One of the things I've been talking about of late is the mindset of people from the 1920s and 1930s about sterilization. They justified it in two ways. First, on the basis of the cost to society of the children of those who would be sterilized. The good to society outweighed the harm to the individual. Holmes' statement in Buck v. Bell is the best known of the many utilitarian statements made by courts supporting sterilization.
We have seen more than once that the public welfare may call upon the best citizens for their lives. It would be strange if it could not call upon those who already sap the strength of the State for these lesser sacrifices, often not felt to be such by those concerned, in order to prevent our being swamped with incompetence. It is better for all the world if, instead of waiting to execute degenerate offspring for crime or to let them starve for their imbecility, society can prevent those who are manifestly unfit from continuing their kind.
Though Holmes' statement is the best-known, there were others. This was a more extreme version of the sentiments the Virginia Supreme Court expressed in Buck v. Bell in 1925, which observed that Carrie Buck's welfare and that of Virginia were both promoted by sterilization. Similarly, in Smith v. Command, a 1925 Michigan decision that upheld the state's sterilization statute, Justice McDonald emphasized the costs to the community: "That they [the people to be sterilized] are a serious menace to society no one will question." "Under the existing circumstances it was not only its undoubted right, but it was its duty, to enact some legisaltion that would protect the people and preserve the reace from the known effects of the procreation of children by the feeble-minded, the idiots, and the embeciles." "It is an historic fact that every forward step in the progres of the race is marked by an interference with individual liberties."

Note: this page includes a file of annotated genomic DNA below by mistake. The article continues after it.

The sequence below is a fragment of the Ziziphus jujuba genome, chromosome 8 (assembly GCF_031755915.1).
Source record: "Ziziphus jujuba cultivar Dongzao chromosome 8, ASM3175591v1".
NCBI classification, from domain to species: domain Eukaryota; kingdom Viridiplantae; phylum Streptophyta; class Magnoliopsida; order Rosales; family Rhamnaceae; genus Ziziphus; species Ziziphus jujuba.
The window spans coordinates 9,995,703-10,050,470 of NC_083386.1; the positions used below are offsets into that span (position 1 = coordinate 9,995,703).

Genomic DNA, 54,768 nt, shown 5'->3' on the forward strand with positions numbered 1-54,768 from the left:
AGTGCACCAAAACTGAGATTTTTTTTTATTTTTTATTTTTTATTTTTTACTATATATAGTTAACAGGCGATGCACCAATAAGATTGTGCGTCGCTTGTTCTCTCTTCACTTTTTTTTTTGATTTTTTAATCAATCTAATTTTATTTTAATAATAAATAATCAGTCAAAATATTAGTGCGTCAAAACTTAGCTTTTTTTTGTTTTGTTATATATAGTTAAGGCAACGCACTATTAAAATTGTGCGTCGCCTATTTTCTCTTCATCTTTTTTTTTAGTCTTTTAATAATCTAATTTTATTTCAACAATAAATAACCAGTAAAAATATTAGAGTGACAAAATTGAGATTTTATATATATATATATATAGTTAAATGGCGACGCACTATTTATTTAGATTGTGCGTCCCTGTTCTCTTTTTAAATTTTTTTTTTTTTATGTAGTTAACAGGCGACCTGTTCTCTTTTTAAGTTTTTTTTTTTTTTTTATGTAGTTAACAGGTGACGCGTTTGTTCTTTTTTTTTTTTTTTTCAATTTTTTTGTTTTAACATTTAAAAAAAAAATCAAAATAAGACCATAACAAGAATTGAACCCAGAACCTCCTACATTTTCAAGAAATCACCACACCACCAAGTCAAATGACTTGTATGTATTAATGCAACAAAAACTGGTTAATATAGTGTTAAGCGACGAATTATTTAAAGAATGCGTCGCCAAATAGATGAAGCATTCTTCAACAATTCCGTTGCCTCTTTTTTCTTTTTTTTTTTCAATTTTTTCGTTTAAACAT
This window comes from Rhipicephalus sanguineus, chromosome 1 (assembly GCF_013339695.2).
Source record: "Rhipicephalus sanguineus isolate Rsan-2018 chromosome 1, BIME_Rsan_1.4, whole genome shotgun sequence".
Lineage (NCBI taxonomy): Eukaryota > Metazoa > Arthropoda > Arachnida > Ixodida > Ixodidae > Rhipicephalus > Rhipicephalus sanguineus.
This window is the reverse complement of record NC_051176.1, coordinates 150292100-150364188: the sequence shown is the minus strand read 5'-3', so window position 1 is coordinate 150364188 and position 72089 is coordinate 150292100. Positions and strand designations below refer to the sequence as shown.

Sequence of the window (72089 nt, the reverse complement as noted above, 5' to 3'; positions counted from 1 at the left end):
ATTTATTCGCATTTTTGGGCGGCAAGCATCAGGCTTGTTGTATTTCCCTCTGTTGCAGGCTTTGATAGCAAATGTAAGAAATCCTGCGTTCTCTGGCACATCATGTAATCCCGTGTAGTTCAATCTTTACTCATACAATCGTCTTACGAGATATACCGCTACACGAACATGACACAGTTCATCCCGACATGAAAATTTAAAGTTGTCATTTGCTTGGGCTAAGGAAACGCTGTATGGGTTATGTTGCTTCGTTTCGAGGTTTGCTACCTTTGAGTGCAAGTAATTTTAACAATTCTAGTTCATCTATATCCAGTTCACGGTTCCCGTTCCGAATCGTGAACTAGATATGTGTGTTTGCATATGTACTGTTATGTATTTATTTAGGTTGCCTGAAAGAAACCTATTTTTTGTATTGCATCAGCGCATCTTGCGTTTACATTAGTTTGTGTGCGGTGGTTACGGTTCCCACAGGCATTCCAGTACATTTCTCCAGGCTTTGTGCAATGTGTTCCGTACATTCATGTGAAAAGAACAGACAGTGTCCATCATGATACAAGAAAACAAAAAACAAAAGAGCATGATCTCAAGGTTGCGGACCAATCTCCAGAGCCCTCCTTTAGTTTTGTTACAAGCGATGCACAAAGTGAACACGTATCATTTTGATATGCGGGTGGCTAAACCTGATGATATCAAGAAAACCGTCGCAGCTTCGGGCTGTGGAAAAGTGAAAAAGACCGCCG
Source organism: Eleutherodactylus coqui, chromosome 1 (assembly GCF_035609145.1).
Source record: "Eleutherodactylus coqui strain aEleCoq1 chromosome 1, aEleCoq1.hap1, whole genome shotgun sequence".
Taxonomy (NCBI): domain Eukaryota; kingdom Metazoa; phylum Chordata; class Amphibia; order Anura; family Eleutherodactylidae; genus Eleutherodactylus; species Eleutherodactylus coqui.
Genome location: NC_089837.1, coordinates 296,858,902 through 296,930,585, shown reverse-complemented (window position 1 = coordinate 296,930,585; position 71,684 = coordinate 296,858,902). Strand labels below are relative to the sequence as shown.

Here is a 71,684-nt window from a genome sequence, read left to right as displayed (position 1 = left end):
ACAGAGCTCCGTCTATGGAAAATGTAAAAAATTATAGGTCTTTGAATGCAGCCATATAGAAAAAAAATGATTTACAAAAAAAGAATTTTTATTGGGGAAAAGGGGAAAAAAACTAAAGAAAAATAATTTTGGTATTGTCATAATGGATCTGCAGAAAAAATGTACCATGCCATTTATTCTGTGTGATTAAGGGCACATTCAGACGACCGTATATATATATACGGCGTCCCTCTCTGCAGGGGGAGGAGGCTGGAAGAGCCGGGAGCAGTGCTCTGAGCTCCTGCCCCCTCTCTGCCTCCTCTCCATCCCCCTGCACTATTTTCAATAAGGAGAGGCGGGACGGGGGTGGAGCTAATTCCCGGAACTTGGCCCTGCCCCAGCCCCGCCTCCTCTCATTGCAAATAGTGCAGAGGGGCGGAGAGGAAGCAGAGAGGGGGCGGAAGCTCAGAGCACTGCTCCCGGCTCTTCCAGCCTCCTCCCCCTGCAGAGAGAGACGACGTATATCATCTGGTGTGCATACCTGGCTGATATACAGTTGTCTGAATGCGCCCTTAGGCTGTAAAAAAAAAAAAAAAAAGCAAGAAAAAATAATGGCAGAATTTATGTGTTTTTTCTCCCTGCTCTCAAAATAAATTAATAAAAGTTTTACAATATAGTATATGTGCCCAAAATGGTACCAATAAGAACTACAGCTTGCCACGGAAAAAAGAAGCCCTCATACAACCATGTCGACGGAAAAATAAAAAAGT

Second, on the supposed value to the people to be sterilized. The supposed advantage was that the sterilized individuals could return to the community and not have to care for children. I'm guessing we're all skeptical of such justifications.
But what really interests me is how long a tail these justifications have -- right up to the middle of the 1970s in one case. In re Moore, a 1976 decision in the North Carolina Supreme Court, quoted Buck v. Bell for the proposition that the state has an interest in preventing births of children who will be charges on the state. There was no heightened scrutiny for impositions on reproductive rights. It's a shocking opinion, really -- much better suited to the era of the 1920s then the era of modern equal protection. Mind you, this is three years after Roe -- which was also cited, not for the proposition that individuals have fundamental rights to control reproductive decisions, but for the proposition that the state may regulate those decisions. (In re Moore at 102 ("The right to procreate is not absolute but is vulnerable to a certain degree of state regulation. Roe v. Wade, supra; Buck v. Bell.")). That's astonishing that Roe v. Wade and Buck v. Bell were cited together.